The problem with moderation systems is that they tend to support the populist view, which is not always the correct one.
The problem with that line is that it presupposes that there is one correct view. Who gets to decide what is correct?
The scientific method or, for matters based on opinion rather than scientific evidence, vox populi, vox dei.
As gratifying as it may be, no amount of berating or deriding the popular view will convince the majority that they're view is wrong. However, a compelling argument might. So long as the minority opinion can be "heard", it has a chance of becoming the majority view.
Is this the same greens which are currently in bed with the Labour party? They are the government. That they don't appear to have any clue of what they themselves, or their Labour parners are doing, doesn't inspire a great deal of confidence.
The patient system is broken but that's only a symptom. The real problem is that the people who write laws are in the pockets of the those who benefit from the system being broken.
If the patient system were to be completely re-written from scratch tomorrow, in your country or in mine, does anyone really think the politicians would create a better one than what we currently have?
I don't know how to fix it, but right there is the underlying problem.
> They should be allowed to run them, however, the consequence of them being wrong should place a large enough deterrent
> that they should not WANT to if it isn't extremely accurate.
Falsely accusing anyone of violating the copyright on X results in X being released to the public domain. Problem solved! By the way, punitive fines in the order of $22k per "lost" page-view* has a pleasing kind of symmetry.
* Everybody knows a "lost" page-view == a lost sale for whoever might be advertising on that page, right?
If Rogers were exercising their right to freedom of speech, surely their customers were exercising the same right when they agreed to pay their bills. That's how it works, isn't it?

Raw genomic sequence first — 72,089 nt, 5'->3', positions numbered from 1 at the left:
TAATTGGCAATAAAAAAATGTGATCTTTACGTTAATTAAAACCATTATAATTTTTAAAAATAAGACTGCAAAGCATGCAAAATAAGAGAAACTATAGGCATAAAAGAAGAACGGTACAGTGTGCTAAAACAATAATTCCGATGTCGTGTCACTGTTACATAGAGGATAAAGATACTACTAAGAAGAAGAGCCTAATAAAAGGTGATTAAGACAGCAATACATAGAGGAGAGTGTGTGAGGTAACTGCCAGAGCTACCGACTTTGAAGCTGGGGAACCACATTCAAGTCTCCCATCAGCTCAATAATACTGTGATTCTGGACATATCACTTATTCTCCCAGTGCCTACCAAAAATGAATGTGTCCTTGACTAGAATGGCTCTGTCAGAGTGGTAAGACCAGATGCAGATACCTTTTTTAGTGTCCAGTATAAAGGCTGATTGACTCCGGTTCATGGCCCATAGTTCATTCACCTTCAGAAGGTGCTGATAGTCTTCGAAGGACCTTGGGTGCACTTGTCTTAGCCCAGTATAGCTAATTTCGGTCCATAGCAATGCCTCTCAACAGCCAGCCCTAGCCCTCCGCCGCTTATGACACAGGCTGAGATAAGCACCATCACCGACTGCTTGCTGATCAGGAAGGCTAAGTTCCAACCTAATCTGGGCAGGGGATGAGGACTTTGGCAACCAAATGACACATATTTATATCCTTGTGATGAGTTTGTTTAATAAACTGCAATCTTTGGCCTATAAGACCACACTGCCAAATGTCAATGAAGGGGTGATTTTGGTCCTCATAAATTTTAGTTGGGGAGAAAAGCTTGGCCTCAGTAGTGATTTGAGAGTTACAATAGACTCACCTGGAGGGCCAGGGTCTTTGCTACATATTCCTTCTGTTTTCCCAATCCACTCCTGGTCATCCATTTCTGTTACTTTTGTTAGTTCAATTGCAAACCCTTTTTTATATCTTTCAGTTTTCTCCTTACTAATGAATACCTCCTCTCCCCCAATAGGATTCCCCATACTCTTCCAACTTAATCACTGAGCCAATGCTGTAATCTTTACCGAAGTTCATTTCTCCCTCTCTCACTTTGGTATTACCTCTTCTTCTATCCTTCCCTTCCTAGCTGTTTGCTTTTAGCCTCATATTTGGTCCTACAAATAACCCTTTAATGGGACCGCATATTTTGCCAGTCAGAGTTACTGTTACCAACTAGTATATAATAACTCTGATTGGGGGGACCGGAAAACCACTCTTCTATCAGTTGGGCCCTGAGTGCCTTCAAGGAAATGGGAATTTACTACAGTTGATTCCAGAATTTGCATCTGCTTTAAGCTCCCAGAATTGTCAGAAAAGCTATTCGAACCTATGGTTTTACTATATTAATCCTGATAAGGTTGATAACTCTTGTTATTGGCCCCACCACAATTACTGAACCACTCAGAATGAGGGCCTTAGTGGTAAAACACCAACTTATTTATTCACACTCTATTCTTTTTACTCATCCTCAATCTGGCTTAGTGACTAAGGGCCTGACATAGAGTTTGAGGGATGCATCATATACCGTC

This won't kill DNT! It was a waste of time before and it will continue to serve that function well into the foreseeable future.
It's like a "Do Not Rob Me" sign on your house. The people who honour the sign aren't the one's you were worried about in the first place.
Air superiority hasn't been in question because we made every effort to be superior. Once we lack superiority, you can bet someone else will be using their superior jets.
"Using the superior jets" to do what? Do superior fast barrel rolls while their capitol gets nuked back to the bedrock?
A failure-intolerant environment would have listened to those concerns, and the iPad never would have launched. And what a mistake THAT would have been..
OMG! One less device to watch porn on. How could civilisation have survived?
But yes, I do agree with the sentiment of your post. Looks like some VP from TFA actually had the intellect to grasp the message of the 'Three Little Pigs' story we learn as children (learn from mistakes and hopefully do better next time).
You never know. If this keeps up we might, one day (lets not get too far ahead of ourselves), get some management up to high-school comprehension level.
He's like a function -- he returns a value, in the form of his opinion. It's up to you to cast it into a void or not. -- Phil Lapsley